Growing snap beans

When it came to the decision of what veggie to start planting, my first thought was beans. We had experimented with them as children and it was a nice thought to go back to carefree days through this activity.

The first beansprout!

So on my next visit to a nursery, I checked out what seeds they had and ended up with snap beans. According to the description on the packaging, these are especially suited to hot weather and humid conditions. Just perfect for Singapore, right?

The seeds were dark purple, just over about 1cm in length. There were 13 of them in the foil packet, and I wondered if all of them would grow to maturity and supply us with lots of beans.

I sowed the seeds in a planter to give them a chance to germinate undisturbed. Snails can do a lot of damage, given the chance — and I wanted to make sure I eventually have something to harvest. Lo and behold, 5 days after sowing the seeds — and exactly as they said on the packaging — the first seed broke through the earth, like some sort of creature pushing its way out of the dark and into the light.

Bean plants at 1 week old

It really did seem like they were outworldly creatures as bumps began to appear on the previously-flat surface of the earth in the planter. Each time I went to peek, there would be another bump appearing, and once it broke through the earth, you could see the unwieldy head of the bean pushing its way up, curled under the stem. Once the whole bean was out, it would shed the seed casing and start tilting it’s head upwards. Then the seed leaves would start to emerge.

Boy, I think Mrs Thomas, my old Bio teacher will be impressed I remembered that much!

Out of the 13 seeds that were planted, only one didn’t make it. After a couple of days, I transferred the seedlings to a bed I had prepared. To make sure they liked it there, I had loosened the earth and mixed in some compost a few days before.

Bean plants at 3 weeks

I wasn’t sure if these bean plants would be climbers or bushes. It wasn’t indicated on the packaging and research on the Net said string beans could be either one. And so I waited and watched.

After a couple of days, it became apparent that they were climbers, so I had to make a short trellis for them to call home.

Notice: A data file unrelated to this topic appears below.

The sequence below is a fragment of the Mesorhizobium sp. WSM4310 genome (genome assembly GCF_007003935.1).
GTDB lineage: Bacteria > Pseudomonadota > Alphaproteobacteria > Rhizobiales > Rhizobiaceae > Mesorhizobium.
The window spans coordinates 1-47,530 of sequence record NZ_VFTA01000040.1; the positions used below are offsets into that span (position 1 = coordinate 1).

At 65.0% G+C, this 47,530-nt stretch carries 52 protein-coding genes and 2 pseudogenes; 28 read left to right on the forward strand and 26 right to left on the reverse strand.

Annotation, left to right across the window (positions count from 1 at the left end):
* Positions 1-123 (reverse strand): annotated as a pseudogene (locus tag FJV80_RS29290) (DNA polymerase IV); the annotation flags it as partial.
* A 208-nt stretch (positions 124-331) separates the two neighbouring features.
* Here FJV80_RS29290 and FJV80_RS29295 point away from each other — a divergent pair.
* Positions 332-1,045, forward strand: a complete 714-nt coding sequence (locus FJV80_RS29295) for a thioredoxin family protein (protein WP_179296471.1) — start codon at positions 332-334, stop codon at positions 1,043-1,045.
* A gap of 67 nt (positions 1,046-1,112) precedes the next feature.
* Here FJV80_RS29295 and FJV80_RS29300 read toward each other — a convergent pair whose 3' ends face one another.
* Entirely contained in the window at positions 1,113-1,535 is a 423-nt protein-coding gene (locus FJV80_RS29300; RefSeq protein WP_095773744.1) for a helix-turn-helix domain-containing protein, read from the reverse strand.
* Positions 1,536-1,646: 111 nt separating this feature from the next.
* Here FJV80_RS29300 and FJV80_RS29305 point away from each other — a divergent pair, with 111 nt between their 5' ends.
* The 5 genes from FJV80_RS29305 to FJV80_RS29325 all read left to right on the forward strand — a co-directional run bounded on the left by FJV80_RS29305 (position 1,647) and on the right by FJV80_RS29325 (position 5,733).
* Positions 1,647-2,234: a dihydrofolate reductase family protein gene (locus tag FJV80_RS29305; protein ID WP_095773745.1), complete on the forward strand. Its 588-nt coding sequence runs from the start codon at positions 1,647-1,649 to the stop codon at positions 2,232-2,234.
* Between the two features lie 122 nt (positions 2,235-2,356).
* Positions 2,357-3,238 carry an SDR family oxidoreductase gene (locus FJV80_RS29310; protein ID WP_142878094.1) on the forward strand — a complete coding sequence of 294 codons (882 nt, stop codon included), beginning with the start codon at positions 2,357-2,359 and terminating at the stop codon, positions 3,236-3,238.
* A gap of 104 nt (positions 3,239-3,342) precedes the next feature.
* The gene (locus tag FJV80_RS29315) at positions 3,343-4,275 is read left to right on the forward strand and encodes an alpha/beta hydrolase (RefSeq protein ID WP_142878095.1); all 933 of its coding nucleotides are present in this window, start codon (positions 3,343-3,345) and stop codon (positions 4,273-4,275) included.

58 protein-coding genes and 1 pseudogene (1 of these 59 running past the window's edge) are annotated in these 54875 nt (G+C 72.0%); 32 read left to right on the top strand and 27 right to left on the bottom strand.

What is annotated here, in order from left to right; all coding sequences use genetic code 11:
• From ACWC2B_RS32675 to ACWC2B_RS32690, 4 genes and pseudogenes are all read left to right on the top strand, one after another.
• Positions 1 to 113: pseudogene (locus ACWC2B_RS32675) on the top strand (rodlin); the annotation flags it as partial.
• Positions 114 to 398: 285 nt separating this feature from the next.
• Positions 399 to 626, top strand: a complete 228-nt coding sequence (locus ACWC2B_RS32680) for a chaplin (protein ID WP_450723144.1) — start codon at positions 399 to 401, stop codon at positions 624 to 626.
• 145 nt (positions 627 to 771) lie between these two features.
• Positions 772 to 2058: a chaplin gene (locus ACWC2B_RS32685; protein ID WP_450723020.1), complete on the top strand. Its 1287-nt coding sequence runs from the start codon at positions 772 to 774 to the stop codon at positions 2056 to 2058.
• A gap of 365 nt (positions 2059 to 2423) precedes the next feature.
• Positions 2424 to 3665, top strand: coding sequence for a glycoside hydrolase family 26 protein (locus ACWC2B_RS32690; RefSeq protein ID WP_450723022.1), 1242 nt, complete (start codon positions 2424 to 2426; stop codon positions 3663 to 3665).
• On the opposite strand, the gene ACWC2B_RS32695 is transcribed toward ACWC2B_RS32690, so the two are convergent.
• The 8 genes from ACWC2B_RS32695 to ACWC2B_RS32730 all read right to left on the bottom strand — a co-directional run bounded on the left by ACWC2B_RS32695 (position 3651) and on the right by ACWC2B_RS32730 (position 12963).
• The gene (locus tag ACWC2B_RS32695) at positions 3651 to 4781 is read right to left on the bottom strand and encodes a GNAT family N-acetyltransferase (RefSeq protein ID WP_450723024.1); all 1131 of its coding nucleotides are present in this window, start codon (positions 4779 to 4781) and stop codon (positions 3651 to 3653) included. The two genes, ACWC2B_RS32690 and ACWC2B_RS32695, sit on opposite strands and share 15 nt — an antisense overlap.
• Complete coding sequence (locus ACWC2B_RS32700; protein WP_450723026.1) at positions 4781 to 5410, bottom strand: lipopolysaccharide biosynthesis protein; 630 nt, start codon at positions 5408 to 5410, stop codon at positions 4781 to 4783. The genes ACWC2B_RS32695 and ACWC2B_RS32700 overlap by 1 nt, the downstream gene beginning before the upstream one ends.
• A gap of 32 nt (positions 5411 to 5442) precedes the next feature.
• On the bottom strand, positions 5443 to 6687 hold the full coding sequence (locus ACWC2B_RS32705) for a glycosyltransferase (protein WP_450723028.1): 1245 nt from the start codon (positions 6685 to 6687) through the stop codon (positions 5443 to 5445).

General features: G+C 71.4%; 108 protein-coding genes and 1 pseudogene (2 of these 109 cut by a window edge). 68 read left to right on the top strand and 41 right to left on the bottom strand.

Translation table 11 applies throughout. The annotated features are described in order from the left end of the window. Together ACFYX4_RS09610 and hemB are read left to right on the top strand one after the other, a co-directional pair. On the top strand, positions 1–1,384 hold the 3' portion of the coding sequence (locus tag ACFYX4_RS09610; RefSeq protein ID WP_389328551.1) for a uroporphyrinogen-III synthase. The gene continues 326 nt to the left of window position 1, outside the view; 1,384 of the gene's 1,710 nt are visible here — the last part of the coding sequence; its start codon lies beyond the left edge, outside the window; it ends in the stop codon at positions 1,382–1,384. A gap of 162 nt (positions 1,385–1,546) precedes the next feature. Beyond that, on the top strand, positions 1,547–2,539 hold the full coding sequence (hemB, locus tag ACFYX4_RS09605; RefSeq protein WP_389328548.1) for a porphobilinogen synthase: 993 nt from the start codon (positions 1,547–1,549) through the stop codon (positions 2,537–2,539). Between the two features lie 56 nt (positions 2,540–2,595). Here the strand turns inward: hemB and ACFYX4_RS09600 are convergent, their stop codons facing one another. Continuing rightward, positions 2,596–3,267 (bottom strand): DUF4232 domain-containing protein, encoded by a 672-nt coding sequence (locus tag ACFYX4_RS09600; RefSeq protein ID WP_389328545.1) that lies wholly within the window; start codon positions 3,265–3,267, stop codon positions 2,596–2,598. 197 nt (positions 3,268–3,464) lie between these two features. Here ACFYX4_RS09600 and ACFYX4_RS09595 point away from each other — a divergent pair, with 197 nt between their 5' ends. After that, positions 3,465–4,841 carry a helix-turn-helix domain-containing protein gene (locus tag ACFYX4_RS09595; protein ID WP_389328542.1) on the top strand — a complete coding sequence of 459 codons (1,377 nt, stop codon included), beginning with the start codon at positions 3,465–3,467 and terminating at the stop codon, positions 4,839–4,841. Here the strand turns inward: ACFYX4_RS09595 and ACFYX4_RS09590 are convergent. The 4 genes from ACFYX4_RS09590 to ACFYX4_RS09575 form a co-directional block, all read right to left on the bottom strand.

The 4-foot bamboo sticks were bought from a nursery. I decided to use a “tepee” design, with the base of the sticks stuck in the ground and meeting at the top. I used bag ties to secure the tops and the horizontal sticks.

It has been pretty entertaining watching where the tendrils would creep to. The top 4-5 inches of the stem are green, and have a sticky, prickly texture to them. As the stem grows longer, it changes colour to red/green, and that feels nice and smooth, like a regular stem should.

At first, I helped direct the plants to the poles so they could start growing upwards. Those that did wound themselves around the supports in an intriguing, windy manner. A couple of the plants had the misfortune to be trampled over by our dogs.

I love to watch how plants keep growing... Even new leaves thrill me!

Take note not to plant things in areas where your pets are used to running freely. When you do that, you have to be prepared for casualties. In my case, I had to put up big, visible barriers and give a lot of verbal warnings. After about a week, the dogs got the idea. However, they still can’t seem to resist strolling over the soft, compost bed every so often.

Thankfully the plants are matured now, and the tepee’d trellis protects the roots. But, I lost 2 plants to the rampaging dogs, before the trellis was constructed. A third plant managed to survive because it had been beheaded quite high up and managed to re-sprout leaves.

The plants are now about a month old. If the packaging is accurate, I have another 6 weeks to wait until they reach maturity. I’ll keep you posted.

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